Liverpool title dreams in the balance: The fine line between success and failure

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As Liverpool enter their final two games of the season with it all to play for still, PJ Vaughan looks at how things are delicately in the balance.

LONDON, ENGLAND - Sunday, April 6, 2014: Liverpool's manager Brendan Rodgers during the Premiership match against West Ham United at Upton Park. (Pic by David Rawcliffe/Propaganda)

The optimism that Liverpool fans felt going into the Chelsea game was infectious. I’m sure many fans had seen Steven Gerrard lift the Premier League trophy in their mind’s eye.

This optimism completed dissipates after the Chelsea defeat. The disappointment of seemingly letting the title slip from our grasp now sits in the pit of our belly, like a stomach influenza that will not leave any time soon.

 

Throwing it all away

In 1988 probably the greatest ever Liverpool side lost the FA Cup Final, to Cup Final novices Wimbledon. The media were predicting a non contest weeks in advance. The fans and the players would have known there was a match to win. However it’s difficult not to believe your own positive media.

In 1987/88 Liverpool had gone 28 games unbeaten from the start of the season. The league was won before Easter. They probably though they would win every game. It’s almost an impossible job for a manager to keep his players motivated yet grounded when you are a long unbeaten run. While you might want them to be grounded, you don’t want them to play with fear of losing.

Lies, damned lies and Mourinho

Jose Mourinho did everything last week to take the pressure of his own players and put that same pressure firmly on Liverpool players shoulders. Mourinho has peddled the lie that Chelsea are underdogs in the title race all season. The media just accept this.

The media let Mourinho call his own agenda. After the Chelsea v Liverpool game earlier in the season Chelsea could have had three players sent off and gave away a couple of penalties. Mourinho refuted those claims and instead called Luis Suarez a diver and a cheat. The media accepted these lies like they were absolute truths.

Since last Tuesday evening Jose Mourinho talked about putting out the reserves. Most Liverpool fans didn’t believe this but conversely we knew that this match was in the middle of a Champions League semi final. So we hoped that Chelsea would not be too bothered with winning at Anfield. This hope was however misplaced.

Liverpool are always up for the big games especially at Anfield. Liverpool have sometimes struggled getting themselves up for some of the small teams. Liverpool didn’t approach the game in the same way as they did the Manchester City game.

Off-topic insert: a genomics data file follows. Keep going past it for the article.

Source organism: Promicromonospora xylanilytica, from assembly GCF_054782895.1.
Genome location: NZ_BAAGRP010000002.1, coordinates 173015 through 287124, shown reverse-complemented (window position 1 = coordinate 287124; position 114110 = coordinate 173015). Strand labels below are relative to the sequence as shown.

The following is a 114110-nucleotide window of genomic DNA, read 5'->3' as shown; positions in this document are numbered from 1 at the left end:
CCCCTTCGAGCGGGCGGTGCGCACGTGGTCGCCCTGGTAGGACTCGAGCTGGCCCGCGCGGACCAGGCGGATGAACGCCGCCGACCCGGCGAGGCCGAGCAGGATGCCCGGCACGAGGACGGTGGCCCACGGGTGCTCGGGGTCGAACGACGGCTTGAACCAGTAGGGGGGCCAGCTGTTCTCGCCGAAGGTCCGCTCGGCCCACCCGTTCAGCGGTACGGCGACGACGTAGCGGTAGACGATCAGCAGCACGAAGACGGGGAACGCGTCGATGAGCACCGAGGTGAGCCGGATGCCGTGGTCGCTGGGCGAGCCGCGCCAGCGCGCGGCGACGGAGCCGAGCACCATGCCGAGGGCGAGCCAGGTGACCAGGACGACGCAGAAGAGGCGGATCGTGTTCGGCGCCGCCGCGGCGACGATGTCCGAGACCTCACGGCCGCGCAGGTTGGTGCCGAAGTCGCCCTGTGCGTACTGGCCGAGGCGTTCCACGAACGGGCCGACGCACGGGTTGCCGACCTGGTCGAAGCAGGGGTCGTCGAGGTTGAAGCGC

Mourinho won the psychological battle as he convinced the world that Chelsea were small team with limited resources. He stated that Chelsea were stretched to the limit that had little interest in winning at Anfield, as they were out of the title race. We all fell for it on some subconscious level.

What’s the point?

Lots of Liverpool fans believe that Liverpool should have played for a draw on Sunday. However playing for a draw at home is very difficult. In 1989 Liverpool knew a draw or a 1-0 defeat at Arsenal would win them the league.

They sat back and knocked the ball around rarely causing a goal threat. Alarm bells sounded when Arsenal scored a goal but the players knew they could afford a 1-0 defeat.

They never pressed for an equaliser and got hit with a knock out punch in the last minute.

Liverpool played to win on Sunday the problem was the way Chelsea lined up that there was never going to be many goals in the game. It was important that Liverpool scored the first goal on Sunday but it was essential that we did not concede the first goal.

 

Winning the last two battles could well win the war

Liverpool have come back from losing positions in the past. A number of our cup final wins have being achieved from losing positions. While we are not in a losing position at the minute it feels like as we are as the title is no longer in our hands.

Liverpool can still win the league. However they need to win both games. Like Steven Gerrard said after the Manchester City game we need to go to Crystal Palace and treat them like the best team in the league. In 1989/90 season we beat Palace 9-0 yet lost to them 4-3 in the FA Cup semi final later in the season.

We must also go into the Newcastle United game with the same attitude regardless if they have lost seven games in a row. We must go into that game like if we are playing Manchester United at home. I firmly believe that Manchester City drop their standards when they are playing a poorer team. So hopefully either Aston Villa or West Ham can take points of Manchester City if Everton fail to do so.

I believe if we can evoke the spirit of 2005, the rest of the cards will fall in our favour. Steven Gerrard will still lift the Premier League trophy in a couple of weeks time, even if the vision is not as crystal clear in my minds eye as it was a few short days ago.

To mark the end of the 30-year wait for a league title, the ‘Liverpool Mishmash’ poster is available to order exclusively on This Is Anfield — the history of the Reds in one image!

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